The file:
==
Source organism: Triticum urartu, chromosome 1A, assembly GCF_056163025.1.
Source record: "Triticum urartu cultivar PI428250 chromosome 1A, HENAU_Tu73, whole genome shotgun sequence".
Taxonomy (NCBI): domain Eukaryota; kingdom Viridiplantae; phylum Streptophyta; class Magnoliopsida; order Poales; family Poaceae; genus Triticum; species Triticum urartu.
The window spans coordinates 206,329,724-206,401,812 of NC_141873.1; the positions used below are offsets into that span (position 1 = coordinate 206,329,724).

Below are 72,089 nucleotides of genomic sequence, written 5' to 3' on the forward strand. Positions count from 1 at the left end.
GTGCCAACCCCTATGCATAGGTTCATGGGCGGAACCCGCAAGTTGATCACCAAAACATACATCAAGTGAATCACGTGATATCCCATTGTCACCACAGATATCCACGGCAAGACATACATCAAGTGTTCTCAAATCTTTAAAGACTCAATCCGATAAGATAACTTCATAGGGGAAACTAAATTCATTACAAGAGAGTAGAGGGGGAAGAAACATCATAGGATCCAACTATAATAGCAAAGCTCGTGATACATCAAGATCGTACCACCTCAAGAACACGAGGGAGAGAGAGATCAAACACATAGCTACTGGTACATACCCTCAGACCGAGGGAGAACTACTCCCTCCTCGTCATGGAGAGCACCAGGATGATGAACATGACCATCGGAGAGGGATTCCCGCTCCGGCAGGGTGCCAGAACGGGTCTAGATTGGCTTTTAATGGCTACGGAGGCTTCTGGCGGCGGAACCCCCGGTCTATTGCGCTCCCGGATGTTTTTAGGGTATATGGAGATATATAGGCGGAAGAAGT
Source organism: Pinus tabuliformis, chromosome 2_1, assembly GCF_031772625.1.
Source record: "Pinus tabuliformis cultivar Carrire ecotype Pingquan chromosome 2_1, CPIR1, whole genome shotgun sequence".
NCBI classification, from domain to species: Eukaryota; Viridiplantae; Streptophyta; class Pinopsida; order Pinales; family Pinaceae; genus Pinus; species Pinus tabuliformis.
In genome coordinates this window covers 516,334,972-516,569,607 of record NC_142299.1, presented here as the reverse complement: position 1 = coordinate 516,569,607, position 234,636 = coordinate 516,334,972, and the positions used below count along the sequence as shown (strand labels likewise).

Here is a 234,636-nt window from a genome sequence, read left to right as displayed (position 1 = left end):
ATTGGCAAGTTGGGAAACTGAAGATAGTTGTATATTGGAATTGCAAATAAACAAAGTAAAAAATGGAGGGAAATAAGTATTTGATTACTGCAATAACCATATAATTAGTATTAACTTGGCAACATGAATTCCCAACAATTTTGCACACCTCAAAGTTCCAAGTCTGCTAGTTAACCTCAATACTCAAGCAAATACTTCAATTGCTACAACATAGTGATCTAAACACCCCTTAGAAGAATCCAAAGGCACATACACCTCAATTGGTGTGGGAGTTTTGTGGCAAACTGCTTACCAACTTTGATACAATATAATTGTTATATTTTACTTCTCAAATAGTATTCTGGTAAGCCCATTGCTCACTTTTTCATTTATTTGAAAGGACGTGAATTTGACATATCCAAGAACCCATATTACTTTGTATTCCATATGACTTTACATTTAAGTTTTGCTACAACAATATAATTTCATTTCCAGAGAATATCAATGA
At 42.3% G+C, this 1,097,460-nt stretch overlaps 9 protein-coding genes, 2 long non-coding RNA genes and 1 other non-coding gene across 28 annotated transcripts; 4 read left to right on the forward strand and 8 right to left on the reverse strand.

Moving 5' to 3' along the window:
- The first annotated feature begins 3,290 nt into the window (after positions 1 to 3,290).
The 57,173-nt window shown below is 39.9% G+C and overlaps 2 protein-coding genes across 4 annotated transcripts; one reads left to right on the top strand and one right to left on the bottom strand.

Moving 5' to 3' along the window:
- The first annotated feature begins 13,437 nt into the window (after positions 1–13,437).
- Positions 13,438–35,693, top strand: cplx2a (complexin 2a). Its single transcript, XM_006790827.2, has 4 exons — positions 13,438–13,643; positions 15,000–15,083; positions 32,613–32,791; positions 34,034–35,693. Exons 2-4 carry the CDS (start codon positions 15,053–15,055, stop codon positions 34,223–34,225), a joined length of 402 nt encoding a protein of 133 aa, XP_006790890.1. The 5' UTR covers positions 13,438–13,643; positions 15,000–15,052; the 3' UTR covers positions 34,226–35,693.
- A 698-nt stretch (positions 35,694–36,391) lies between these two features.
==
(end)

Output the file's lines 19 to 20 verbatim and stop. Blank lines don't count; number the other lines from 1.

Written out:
- Positions 13,438–35,693, top strand: cplx2a (complexin 2a). Its single transcript, XM_006790827.2, has 4 exons — positions 13,438–13,643; positions 15,000–15,083; positions 32,613–32,791; positions 34,034–35,693. Exons 2-4 carry the CDS (start codon positions 15,053–15,055, stop codon positions 34,223–34,225), a joined length of 402 nt encoding a protein of 133 aa, XP_006790890.1. The 5' UTR covers positions 13,438–13,643; positions 15,000–15,052; the 3' UTR covers positions 34,226–35,693.
- A 698-nt stretch (positions 35,694–36,391) lies between these two features.